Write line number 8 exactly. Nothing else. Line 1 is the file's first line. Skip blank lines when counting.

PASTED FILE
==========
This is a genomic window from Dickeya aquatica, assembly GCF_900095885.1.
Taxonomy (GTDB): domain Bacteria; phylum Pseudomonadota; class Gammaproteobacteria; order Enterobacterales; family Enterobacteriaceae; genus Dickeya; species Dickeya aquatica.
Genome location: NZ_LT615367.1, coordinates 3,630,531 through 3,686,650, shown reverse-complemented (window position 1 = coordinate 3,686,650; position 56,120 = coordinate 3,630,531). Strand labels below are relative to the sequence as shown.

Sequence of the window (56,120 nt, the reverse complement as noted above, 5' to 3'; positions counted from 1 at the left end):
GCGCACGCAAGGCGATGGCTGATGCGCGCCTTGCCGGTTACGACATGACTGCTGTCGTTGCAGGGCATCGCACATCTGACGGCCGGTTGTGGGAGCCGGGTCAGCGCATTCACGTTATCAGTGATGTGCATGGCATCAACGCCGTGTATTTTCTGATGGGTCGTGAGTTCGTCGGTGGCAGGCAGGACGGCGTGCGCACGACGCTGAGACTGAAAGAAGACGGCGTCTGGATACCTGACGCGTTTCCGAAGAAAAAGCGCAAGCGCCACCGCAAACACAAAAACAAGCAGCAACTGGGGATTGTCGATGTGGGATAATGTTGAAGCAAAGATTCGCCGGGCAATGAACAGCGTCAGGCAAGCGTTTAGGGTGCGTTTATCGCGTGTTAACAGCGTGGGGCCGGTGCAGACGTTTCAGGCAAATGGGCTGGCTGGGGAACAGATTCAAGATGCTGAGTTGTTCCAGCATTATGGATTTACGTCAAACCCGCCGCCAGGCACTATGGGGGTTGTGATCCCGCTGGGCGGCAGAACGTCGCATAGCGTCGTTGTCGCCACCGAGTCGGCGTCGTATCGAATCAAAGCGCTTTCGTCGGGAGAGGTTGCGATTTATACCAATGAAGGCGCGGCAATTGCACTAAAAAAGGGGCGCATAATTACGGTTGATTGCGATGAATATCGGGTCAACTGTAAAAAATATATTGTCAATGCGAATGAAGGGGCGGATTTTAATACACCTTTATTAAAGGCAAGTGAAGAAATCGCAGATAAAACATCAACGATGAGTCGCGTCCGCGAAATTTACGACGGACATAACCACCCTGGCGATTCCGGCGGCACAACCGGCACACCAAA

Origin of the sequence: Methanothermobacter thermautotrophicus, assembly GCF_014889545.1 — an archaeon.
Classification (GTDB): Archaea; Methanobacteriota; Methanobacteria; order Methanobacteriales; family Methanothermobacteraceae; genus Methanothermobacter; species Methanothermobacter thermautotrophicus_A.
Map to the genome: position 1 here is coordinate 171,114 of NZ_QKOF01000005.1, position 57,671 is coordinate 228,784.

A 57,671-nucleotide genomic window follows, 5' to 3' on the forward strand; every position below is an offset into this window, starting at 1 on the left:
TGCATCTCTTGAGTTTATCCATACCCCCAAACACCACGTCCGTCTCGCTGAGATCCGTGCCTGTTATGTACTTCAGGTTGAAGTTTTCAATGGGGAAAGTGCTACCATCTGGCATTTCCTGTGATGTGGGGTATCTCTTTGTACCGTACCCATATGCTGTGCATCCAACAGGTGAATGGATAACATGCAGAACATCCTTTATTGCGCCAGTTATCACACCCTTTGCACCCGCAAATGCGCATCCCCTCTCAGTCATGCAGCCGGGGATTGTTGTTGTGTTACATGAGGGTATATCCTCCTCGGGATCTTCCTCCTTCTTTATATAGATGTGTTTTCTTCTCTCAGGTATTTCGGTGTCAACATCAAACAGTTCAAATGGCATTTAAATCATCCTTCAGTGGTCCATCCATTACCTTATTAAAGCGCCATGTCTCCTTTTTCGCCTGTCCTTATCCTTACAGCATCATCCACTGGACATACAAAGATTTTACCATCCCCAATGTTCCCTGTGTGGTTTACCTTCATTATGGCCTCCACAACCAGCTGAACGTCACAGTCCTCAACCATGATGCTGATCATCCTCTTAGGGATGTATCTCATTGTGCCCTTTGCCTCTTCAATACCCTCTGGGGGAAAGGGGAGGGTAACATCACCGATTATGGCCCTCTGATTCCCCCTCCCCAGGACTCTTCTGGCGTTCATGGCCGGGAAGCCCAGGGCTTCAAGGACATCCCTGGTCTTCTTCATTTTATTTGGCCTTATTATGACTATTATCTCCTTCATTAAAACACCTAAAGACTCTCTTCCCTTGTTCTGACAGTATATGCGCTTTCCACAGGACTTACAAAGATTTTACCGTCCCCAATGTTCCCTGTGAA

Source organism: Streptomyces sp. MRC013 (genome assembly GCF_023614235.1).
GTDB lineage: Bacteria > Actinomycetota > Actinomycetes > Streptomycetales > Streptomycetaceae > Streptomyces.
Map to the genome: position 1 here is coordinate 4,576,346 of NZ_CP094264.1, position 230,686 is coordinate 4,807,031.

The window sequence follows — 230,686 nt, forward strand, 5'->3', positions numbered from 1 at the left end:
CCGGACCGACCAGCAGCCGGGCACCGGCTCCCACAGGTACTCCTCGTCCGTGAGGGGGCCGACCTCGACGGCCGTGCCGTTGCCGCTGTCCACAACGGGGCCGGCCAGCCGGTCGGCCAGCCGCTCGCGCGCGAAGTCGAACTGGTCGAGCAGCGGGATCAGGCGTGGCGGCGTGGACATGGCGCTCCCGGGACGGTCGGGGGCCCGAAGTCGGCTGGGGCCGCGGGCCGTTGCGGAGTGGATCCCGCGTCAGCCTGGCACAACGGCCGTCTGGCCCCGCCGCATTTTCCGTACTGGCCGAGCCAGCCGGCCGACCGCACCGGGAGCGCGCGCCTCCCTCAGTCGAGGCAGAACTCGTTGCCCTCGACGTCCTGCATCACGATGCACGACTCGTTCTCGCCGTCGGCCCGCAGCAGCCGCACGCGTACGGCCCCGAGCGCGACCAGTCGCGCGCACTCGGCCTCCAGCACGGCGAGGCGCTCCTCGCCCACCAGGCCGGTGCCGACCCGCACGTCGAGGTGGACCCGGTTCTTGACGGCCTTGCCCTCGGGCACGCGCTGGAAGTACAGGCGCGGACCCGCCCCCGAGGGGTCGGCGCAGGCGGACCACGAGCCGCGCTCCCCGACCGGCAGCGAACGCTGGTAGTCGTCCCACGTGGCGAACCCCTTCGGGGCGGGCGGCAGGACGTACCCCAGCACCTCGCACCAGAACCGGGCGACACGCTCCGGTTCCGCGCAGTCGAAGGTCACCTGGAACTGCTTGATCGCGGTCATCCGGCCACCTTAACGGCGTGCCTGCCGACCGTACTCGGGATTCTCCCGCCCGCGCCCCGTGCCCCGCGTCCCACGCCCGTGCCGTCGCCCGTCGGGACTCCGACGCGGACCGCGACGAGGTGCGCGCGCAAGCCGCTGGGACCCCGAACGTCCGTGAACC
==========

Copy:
Map to the genome: position 1 here is coordinate 171,114 of NZ_QKOF01000005.1, position 57,671 is coordinate 228,784.